The city of Peoria faces a nearly $8 million dollar deficit in next year’s budget, a deficit that will grow to $11 million dollars by 2020 without corrective action.
Peoria City Manager Patrick Urich reported to the city council Tues. that one of the primary reasons for the growing deficit is the mandatory contribution for pensions.
"In 2012, were levying about $16-million for all of our retirement costs. In 2016, we were at $19.7 million," Urich said.
For future budgets, Urich anticipates the pension costs will grow at an eight percent rate. This comes at a time when Urich projects utility taxes growing below inflation rates, and sales and property taxes matching the rate of inflation. He also suggests that contract services will increase faster than inflation. That could mean an increase in fees for garbage collection.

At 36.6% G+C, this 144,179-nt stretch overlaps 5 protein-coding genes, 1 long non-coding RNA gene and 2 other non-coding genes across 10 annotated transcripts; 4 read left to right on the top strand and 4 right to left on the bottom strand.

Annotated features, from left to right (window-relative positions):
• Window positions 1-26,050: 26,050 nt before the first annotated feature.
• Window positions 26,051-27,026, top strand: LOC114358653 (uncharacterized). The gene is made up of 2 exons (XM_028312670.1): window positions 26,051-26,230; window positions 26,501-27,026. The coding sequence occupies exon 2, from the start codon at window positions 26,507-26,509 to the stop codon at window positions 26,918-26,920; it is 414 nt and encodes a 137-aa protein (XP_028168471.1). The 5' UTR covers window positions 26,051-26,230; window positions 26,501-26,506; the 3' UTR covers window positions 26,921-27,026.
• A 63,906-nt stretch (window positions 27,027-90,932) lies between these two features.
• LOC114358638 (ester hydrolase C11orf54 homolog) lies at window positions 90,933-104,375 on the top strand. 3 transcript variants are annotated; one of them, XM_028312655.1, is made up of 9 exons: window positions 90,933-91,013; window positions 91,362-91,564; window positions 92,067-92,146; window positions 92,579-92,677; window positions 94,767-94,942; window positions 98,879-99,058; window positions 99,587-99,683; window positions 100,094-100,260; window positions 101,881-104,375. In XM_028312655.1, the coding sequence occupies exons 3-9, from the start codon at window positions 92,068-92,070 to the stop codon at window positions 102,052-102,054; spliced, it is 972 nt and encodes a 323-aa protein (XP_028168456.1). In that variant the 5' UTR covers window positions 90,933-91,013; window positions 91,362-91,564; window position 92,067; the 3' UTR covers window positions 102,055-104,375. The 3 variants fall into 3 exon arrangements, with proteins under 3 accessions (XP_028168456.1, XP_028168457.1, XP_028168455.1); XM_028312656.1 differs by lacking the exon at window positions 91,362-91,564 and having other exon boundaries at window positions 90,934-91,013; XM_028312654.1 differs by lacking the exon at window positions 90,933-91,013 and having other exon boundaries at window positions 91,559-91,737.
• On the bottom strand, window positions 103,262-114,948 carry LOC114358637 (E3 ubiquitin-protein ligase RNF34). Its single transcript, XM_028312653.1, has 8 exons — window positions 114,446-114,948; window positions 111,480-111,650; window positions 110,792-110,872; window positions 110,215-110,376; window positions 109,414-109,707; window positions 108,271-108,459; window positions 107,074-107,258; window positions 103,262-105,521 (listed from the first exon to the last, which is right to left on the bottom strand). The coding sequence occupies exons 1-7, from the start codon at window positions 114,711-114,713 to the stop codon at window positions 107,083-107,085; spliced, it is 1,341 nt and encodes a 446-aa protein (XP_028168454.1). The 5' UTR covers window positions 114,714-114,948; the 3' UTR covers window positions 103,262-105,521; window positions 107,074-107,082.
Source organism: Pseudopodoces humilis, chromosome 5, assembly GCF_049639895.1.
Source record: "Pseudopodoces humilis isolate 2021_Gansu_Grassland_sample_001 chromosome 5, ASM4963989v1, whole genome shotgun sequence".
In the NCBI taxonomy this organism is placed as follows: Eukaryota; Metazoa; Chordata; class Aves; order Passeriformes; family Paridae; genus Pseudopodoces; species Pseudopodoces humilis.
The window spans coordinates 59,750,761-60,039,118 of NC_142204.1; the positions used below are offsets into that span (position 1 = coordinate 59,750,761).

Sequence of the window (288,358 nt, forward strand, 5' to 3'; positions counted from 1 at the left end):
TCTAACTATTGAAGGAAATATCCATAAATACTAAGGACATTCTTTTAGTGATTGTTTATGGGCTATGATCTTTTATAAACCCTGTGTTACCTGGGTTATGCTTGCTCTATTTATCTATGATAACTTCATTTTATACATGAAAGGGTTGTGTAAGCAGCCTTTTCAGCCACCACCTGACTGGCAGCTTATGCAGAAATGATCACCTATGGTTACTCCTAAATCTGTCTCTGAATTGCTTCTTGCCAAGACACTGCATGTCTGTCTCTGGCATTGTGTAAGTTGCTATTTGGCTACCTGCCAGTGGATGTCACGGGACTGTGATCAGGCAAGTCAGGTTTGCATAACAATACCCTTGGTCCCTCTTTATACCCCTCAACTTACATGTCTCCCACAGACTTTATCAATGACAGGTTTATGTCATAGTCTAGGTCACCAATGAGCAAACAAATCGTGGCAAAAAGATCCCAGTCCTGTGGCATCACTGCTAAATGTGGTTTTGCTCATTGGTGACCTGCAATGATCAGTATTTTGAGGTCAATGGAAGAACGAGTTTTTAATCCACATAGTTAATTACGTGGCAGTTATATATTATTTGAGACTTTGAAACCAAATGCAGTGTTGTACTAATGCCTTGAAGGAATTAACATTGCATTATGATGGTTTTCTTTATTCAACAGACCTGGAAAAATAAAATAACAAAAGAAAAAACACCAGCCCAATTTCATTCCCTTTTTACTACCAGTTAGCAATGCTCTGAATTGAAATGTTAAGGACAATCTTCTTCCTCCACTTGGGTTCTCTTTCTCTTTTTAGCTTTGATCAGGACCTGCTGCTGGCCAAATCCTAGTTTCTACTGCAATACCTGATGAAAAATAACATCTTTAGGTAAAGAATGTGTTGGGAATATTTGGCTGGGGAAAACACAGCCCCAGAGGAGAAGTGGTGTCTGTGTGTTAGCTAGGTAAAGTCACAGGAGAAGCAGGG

The council is expected to approve a 2018 budget in November.
Meanwhile, starting next week, residents can offer suggestions on service cuts or tax increases here.